Pfizer and BioNTech Announce COVID-19 Vaccine Data in Phase 1/2 Trial

Aug 17, 2020 | BioNTech, BNT162, COVID-19, News, Pfizer, Vaccine

Pfizer and BioNTech Announce COVID-19 Vaccine Data in Phase 12 Trial

On August 12, Pfizer and the German firm BioNTech announced interim results from a combined Phase 1/2 trial of their COVID-19 candidate, the mRNA vaccine BNT162b1. As reported in The Indian Express, the vaccine induces a “robust” immune response in healthy subjects aged 18-55. BNT162b1, “elicits an immune response by mimicking the mRNA molecule used by the novel coronavirus SARS-CoV-2 to build its infectious proteins.” Such vaccines are generally considered safe. Some participants had mild to moderate side effects such as fatigue, headache, or fever. They found that the “robust” response was substantially increased with higher doses and with a second dose. SARS-CoV-2 antibodies were present in patients 21 days a single vaccination, with a substantial increase in antibodies seven days after a second dosage. Neutralizing antibodies “were 1.9 to 4.6 times higher,” then in recovering COVID-19 patients who did not get the vaccine. While the data is promising, the researchers think Phase 3 trials are needed to determine efficacy. The study was peer-reviewed and published in Nature; it included 45 healthy adults and a placebo-controlled, double-blind protocol.

US News Weighs In

US News and World Report also took a look at Pfizer vaccine story on August 12. They note that mRNA technology is “cutting edge” and that the Nature study is promising. They note that the trial was led by Dr. Judith Absalon of Pfizer. Dr. Amesh Adalja, infectious disease expert and senior Johns Hopkins scholar, says, “The study provides more evidence of mRNA candidate COVID vaccines do induce neutralizing antibodies after two doses.” Adalja said that multiple COVID-19 vaccine candidate uses mRNA technology, and “this suggests they can spark a potent immune response in people.” He went on, “What remains to be seen is what these antibodies translate to when a vaccinated individual is faced with the wild virus,” Adalja said. “Until we see phase 3 clinical data, it is still an extrapolation to understand how effective these vaccines will be in the real world.”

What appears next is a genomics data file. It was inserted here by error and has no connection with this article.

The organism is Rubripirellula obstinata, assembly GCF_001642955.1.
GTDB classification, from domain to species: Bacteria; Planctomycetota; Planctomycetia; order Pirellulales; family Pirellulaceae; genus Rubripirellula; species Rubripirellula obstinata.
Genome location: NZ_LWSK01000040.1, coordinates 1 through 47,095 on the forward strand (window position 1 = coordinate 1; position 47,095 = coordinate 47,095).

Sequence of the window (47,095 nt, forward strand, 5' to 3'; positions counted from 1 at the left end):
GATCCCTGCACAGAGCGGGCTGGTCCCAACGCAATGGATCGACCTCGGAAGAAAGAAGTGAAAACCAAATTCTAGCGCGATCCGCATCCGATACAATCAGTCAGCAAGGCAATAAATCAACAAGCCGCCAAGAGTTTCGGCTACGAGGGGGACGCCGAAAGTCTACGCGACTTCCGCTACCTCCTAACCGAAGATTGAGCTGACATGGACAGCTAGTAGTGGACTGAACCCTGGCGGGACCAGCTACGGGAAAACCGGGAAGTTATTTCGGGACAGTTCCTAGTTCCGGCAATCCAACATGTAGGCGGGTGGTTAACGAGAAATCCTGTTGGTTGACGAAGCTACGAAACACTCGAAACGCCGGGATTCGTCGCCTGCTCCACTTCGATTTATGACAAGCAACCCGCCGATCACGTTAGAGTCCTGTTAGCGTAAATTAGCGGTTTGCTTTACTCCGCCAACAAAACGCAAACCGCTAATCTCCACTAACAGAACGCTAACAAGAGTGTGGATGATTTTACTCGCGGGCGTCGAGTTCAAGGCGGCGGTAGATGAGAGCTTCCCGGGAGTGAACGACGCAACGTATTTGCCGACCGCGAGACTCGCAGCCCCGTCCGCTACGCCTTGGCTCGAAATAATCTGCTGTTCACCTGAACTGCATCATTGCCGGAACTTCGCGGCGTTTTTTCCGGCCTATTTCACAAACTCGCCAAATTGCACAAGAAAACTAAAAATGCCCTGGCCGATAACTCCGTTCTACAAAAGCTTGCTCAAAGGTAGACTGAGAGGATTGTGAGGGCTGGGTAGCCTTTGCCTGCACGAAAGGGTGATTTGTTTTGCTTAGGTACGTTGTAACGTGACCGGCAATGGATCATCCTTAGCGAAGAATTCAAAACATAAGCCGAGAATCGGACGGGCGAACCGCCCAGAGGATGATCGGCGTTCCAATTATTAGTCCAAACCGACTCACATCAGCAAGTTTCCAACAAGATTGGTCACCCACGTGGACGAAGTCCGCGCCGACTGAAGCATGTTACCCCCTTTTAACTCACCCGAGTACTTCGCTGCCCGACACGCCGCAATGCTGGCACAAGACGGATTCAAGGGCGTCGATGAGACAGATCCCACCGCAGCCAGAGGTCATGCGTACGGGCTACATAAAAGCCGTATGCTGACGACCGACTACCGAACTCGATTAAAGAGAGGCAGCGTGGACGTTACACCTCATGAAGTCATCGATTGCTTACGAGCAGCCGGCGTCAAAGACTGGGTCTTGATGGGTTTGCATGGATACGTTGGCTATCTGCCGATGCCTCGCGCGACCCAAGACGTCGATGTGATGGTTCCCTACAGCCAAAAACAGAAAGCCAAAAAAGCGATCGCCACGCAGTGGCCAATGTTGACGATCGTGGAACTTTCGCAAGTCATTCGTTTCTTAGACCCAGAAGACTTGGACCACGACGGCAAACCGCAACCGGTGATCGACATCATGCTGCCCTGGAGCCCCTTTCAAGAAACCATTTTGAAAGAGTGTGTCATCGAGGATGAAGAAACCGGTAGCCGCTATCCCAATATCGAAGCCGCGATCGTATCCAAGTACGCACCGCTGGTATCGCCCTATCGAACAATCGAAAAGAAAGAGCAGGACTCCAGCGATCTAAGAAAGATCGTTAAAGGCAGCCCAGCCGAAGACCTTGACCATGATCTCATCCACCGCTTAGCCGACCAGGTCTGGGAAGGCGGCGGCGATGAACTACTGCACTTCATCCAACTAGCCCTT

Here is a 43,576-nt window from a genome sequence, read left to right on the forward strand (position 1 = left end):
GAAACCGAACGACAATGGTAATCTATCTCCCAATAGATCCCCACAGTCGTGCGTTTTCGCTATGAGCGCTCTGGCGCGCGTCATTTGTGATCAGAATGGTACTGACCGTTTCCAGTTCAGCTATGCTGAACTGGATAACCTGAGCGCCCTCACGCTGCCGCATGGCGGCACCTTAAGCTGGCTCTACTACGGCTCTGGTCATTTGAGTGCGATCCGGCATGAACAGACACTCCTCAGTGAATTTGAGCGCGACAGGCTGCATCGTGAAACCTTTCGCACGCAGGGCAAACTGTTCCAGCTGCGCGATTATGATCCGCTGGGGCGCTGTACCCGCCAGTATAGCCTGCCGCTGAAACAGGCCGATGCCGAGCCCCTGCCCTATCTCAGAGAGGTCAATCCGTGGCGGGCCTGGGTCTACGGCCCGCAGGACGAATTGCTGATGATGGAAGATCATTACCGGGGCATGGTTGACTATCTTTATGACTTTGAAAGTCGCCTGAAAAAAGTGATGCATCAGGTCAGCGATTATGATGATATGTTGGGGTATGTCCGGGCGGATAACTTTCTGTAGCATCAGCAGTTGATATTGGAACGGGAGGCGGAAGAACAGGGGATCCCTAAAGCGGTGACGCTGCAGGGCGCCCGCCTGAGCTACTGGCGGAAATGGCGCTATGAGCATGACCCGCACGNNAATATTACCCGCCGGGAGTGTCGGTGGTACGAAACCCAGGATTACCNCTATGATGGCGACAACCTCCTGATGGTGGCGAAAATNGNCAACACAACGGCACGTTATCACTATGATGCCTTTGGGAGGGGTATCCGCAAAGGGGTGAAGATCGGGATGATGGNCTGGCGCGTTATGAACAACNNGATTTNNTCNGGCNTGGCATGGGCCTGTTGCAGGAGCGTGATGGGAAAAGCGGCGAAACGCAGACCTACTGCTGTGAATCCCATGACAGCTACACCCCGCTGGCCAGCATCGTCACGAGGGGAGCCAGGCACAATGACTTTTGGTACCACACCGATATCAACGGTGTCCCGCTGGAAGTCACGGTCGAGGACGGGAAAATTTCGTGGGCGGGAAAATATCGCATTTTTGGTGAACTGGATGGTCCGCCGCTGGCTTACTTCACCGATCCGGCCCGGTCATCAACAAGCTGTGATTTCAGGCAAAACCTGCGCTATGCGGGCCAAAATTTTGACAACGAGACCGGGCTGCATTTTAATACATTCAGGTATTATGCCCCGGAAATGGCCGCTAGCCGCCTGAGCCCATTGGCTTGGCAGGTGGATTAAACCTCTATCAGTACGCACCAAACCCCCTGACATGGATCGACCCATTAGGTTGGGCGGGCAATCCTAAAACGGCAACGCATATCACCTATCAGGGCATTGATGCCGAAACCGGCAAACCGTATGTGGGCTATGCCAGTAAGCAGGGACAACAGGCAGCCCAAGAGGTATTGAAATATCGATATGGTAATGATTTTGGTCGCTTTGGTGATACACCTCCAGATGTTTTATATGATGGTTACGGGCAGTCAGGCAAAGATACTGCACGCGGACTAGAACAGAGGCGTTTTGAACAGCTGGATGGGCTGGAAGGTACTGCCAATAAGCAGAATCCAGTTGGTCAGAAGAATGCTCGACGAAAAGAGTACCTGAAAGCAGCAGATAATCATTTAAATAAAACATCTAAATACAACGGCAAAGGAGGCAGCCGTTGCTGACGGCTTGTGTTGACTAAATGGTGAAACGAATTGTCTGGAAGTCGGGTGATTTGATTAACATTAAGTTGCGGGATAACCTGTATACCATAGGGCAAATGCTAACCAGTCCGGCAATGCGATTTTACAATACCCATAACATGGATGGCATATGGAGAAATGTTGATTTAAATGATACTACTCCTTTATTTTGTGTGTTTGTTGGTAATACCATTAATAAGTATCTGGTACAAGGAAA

Pfizer/BioNTech Talk Up Nature Study

Pfizer/BioNTech’s press release noted, “The publication of peer-reviewed data from our mRNA-based vaccine development program against SARS-CoV-2 in a world-renowned publication like Nature provides further validation of our rapid progress toward developing a safe and effective potential vaccine to help address this current pandemic,” quoting Kathrin U. Jansen, Ph.D., Head of Vaccine Research & Development for Pfizer. “We are encouraged by the overall advancement of the program and look forward to generating additional data from our ongoing studies,” she also said.Dr. Ugur Sahin, CEO and Co-founder of BioNTech notes, “Since our inception, we have been deeply grounded in science, which makes sharing our data in a peer-reviewed publication like Nature an even more important milestone. The scientific rigor of our approach is fundamental during the current pandemic.” The upcoming Phase 2/3 trial, “is an event-driven trial that is planned to enroll up to 30,000 participants between 18 and 85 years of age.”